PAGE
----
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UBC Theses and Dissertations

The clinical nurse specialist in British Columbia Halliday, Shirley Ann Lilly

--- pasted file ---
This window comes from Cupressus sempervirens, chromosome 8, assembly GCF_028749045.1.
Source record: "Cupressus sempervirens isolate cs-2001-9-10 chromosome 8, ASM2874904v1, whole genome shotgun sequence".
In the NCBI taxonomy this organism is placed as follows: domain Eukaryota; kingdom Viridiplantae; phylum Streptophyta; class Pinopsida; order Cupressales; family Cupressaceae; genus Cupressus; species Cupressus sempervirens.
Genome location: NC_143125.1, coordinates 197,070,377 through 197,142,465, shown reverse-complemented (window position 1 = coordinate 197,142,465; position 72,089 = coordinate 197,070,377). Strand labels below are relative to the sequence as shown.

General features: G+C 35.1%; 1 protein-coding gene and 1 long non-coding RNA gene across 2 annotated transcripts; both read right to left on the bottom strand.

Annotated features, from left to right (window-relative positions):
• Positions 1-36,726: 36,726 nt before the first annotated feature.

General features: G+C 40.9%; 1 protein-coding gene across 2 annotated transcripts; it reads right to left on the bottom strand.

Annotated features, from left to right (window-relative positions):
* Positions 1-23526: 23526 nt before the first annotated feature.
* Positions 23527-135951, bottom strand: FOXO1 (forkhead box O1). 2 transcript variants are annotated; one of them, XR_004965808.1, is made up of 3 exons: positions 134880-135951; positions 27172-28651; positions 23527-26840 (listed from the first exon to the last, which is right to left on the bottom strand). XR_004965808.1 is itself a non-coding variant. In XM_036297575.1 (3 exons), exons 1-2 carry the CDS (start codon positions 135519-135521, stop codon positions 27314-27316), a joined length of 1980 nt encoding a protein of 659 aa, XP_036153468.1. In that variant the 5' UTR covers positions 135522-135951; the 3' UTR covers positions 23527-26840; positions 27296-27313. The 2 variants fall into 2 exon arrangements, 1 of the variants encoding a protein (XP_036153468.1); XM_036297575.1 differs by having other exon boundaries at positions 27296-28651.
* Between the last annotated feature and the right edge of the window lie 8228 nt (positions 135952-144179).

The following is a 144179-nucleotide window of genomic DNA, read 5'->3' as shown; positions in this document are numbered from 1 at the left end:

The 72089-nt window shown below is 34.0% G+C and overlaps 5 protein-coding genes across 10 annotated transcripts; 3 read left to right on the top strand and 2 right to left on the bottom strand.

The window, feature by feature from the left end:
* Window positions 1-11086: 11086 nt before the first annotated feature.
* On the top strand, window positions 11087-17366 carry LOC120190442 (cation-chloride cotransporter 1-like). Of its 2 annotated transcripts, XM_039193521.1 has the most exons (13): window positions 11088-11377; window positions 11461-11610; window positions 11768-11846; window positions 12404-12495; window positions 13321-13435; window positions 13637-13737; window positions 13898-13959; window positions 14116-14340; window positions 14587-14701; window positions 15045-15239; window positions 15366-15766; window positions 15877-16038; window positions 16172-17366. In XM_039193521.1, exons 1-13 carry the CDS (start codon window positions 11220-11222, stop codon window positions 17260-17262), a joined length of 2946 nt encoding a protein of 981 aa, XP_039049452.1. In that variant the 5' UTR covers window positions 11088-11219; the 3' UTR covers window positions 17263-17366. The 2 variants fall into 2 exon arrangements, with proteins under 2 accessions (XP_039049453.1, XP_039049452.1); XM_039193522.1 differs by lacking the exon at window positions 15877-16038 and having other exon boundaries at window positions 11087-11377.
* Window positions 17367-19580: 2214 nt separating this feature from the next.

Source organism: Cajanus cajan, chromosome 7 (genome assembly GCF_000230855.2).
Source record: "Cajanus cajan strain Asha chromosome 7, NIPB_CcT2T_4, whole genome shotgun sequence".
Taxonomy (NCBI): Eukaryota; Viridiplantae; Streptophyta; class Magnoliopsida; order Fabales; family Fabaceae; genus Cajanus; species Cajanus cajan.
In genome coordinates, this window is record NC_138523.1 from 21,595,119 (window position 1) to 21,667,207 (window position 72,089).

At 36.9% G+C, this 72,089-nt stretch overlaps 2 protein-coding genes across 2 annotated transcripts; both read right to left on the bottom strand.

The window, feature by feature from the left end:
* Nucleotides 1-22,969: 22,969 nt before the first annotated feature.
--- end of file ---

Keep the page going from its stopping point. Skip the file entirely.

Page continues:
A lack of clarity concerning a description of the role of the clinical nurse specialist in Canadian nursing was the problem addressed in this thesis. A role enactment view of role theory and reported research findings about what clinical nurse specialists actually do (Aradine and Denyes, 1972) were utilized as a framework for study. A questionnaire was developed and a mail survey was conducted with a self-identified group of 147 clinical nurse specialists in British Columbia. Both descriptive analysis and analyses of relationships among variables were carried out. Generally speaking it was found that: (1) there is still a lack of clarity about the role in British Columbia, (2) the primary means by which an individual nurse becomes a clinical nurse specialist in British Columbia is through experience in the system, (3) a description of the role articulated in American nursing literature by Aradine and Denyes (1972) does not fit the description reported by the subjects, and (4) statistically significant relationships exist among some of the variables examined and estimates of weekly work time reported by the subjects. The findings suggest there is a need for nursing leaders in the areas of education and service to work together on issues concerning the role of the clinical nurse specialist in Canada.

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